My archives might be a little outdated especially the older blogs. My links above are all new and current.

I have only positive things to say about Permission to Mother, an autobiographical account of a thoughtful mother and clinician who courageously writes from her heart, soul, brain, and personal experience; who is open to change in her views and opinions and is not guided by the safety of rules of any group or the status quo; she is guided by love and openness to the experiences life brings her and her family. Her process benefits her and those around her and those who read her words. And to add to that, the writing style and story telling ability here make it a very enjoyable read speckled with both the humor and seriousness of life. ~Laura Keegan RN FNP, author of Breastfeeding with Comfort and Joy

Readers enjoy your feedback and Reviews (82!) on amazon. Kindle Version Available!

Please Join me on Facebook at Punger Family Medicine.

Thursday, March 12, 2009

Light Bulbs

Scott's accomplished a lot in the past 2 weeks. We have worked a little, ok-a-lot, everyday. He's co-operative and doesn't complain. We are about done with Level 2. Level 1 is phonemic awareness. Level 2 introduces the letters, sounds they make, digraphs, phrasing and fluency.
I had one set-back in Level 1 with his concentration. Next time we sat down, he was great. We finished the book.

The only set back I have had in Level 2 was when I showed him the lesson that introduces the who, the what, and the where phrase (if you are a 2 D thinker that's the subject and verb). He said he didn't get it. The next day I was anxious if we would ever get past this. When we finally sat down again, I backed off and I told him just to mark the "who" and forget the other phrases for now. He said that he had figured out the tricks of the whole lesson and completed it quickly and accurately.

His lessons are with tiles printed with letters or combinations of letters that make a sound, ei... qu, wh, th, ch... , his fingers, yellow lined pads, and blue work sheets. His says he likes yellow paper and the blue work sheets, which come with the curriculum, better than white paper. The good thing about having yellow pads around the house instead of spiral notebooks is that for my left-handed son, the wire spiral doesn't get in the way. This is the first time Scott has COMPLETED work sheets. And I must say he is doing a very good job with them.

He is holding a pencil much better now. He likes using the pencils that you twist the point out. I found triangle crayons for him that "gently" guide your fingers to the right position. He has enjoyed coloring this week. I framed one of his most creative action guy drawings and put it on my night table.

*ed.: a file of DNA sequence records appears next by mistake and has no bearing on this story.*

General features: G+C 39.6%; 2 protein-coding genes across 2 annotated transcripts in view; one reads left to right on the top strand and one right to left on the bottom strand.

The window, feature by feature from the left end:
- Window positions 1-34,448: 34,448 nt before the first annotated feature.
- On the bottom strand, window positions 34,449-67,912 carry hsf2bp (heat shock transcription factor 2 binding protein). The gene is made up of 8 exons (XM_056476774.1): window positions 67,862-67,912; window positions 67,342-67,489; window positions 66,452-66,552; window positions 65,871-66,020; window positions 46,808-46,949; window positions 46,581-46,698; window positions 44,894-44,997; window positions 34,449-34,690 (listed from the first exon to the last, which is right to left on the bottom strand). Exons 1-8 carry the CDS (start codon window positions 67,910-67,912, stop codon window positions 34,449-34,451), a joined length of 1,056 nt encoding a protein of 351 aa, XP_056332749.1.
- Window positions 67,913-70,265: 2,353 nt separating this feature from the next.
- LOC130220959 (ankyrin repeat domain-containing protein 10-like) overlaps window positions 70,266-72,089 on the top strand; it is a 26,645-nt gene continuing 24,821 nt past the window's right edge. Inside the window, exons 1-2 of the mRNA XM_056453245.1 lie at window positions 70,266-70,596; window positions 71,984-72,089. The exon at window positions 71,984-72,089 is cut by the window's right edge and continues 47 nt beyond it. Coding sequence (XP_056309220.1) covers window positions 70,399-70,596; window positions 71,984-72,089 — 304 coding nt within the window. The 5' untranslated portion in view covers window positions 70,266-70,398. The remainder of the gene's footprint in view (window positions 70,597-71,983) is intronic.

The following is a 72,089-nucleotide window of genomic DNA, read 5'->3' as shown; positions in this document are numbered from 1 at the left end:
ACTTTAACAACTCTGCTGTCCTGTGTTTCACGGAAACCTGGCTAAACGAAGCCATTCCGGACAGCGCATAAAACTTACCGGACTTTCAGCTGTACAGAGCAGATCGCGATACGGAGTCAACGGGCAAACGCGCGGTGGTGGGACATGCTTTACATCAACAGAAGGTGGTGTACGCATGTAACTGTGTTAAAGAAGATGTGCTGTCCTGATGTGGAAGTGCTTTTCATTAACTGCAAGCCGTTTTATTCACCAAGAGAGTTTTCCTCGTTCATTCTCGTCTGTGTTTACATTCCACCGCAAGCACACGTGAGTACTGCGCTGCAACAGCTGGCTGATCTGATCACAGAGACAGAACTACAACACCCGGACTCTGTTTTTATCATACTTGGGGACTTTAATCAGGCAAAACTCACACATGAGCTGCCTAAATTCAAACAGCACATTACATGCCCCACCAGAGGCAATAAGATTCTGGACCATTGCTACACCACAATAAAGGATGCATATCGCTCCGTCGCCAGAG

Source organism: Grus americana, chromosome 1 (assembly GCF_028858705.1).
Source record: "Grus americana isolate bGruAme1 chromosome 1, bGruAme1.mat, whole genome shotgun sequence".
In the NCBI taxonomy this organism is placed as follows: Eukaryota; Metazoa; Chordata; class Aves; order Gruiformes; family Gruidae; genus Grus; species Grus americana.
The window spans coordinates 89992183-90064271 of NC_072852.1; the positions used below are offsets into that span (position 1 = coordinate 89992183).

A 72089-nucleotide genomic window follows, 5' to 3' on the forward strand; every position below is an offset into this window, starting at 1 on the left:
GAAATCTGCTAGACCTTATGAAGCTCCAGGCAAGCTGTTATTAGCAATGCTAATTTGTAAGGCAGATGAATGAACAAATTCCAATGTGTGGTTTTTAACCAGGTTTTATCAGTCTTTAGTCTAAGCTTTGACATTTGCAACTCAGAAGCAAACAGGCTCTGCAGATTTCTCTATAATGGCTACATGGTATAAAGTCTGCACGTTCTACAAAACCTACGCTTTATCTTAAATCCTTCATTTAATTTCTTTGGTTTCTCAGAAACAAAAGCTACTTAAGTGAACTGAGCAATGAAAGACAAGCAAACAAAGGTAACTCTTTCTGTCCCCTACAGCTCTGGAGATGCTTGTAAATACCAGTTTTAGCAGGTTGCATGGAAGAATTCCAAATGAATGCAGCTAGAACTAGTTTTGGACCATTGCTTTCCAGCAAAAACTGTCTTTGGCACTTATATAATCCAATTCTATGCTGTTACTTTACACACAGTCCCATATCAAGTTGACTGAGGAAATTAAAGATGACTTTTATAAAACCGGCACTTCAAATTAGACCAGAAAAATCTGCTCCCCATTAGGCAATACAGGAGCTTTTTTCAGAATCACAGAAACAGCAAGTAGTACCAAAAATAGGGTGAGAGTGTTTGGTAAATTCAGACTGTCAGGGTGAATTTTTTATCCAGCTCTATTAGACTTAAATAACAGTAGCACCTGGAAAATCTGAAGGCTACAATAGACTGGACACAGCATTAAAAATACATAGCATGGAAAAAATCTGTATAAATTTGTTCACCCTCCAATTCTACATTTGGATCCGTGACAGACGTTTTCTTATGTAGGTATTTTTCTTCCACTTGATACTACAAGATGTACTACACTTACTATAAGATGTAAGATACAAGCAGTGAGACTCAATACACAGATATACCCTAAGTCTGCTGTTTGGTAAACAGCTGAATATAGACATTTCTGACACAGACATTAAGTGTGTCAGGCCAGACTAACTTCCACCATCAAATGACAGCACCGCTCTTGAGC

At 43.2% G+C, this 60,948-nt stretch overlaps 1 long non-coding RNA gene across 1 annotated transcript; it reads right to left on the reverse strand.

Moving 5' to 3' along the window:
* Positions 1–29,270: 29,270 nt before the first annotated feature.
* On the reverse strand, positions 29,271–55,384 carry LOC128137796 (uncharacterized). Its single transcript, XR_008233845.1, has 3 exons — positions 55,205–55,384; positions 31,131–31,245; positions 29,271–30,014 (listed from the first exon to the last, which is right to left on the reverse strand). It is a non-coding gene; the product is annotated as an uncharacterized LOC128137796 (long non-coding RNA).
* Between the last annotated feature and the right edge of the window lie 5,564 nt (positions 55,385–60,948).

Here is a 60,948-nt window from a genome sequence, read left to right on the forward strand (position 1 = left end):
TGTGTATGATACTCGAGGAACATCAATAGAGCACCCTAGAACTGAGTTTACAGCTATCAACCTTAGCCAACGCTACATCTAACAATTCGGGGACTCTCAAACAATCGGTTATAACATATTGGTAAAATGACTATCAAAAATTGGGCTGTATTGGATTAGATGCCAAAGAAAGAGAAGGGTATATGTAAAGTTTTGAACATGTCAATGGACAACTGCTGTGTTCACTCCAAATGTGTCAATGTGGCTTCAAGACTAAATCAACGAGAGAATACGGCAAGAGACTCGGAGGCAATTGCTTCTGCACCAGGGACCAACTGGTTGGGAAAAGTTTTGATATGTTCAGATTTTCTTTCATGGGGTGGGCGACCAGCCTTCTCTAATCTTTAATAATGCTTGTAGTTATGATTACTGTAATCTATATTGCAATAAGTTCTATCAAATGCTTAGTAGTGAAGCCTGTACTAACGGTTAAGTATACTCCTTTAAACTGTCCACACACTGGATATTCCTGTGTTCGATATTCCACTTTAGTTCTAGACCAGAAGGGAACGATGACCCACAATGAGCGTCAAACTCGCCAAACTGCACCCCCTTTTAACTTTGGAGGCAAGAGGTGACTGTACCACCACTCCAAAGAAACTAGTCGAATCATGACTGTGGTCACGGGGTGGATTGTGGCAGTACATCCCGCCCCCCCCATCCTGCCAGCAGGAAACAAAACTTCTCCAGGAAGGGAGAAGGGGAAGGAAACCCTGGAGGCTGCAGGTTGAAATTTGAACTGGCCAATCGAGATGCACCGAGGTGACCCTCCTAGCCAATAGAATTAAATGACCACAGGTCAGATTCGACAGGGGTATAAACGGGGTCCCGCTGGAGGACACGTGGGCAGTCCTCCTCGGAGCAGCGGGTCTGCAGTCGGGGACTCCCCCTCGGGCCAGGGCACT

This is an interesting observation. Now I have noticed some d-b confusion. Fortunately he hears himself and recognizes this error quickly. Remember before I said there was no d-b confusion. I am figuring the reason he didn't have it before was perhaps because he never got to a level where he had a chance to make a mistake like that or perhaps and more likely, there was always a picture of a dog, boy, or a lad to give him a context clue. There are no drawings in the Barton system. You can't fool your way to the next level. Every letter matters. I have not seen any other confusion or reversals yet. Letters and ideas are added in a very controlled way, where the student can master one concept before learning a competing new one. Another learning strategy in this program is that lower-case letters are on the tiles. All the other reading curricula and spelling games in my house emphasize capital letters.

I continue to read out loud to Scott. By the Shores of Silver Lake got interrupted with the series, Diary of a Wimpy Kid. Scott loved the diary. Books like that get him excited and motivated to learn to read.

Scott wants to be an inventor of video games. Now he is talking about college and taking algebra (of all things!). John told him that being an inventor is great, but he should have a back up profession. He came up with being a politician! George Washington, Jefferson, Kennedy, and Woodrow Wilson were all dyslexic.

I can see why the Barton Reading program uses a light bulb for their icon. I have seen all kinds of light bulbs go off these past two weeks!


fitncrafty said...

That gives me warm fuzzy's! I am so happy for all of you. I know it's bringing great change!!

and hurray for those pads with NO spirals for lefties!!

Becky R said...

I love when they get something. It gets me so excited!!!

ScienceGeek said...

I'm so glad you're finding success with Barton. It's such a great product, but few know about it. Once your kid starts finding success with it, you want to shout about it from the rooftops!

I'm impressed that you're nearly done with Level 2. Level 3 is very meaty, but he'll learn so much!

Is Scott the left-handed one you mentioned in your blog? My dyslexic is a lefty, so I was just wondering.

Related Posts Widget for Blogs by LinkWithin
There was an error in this gadget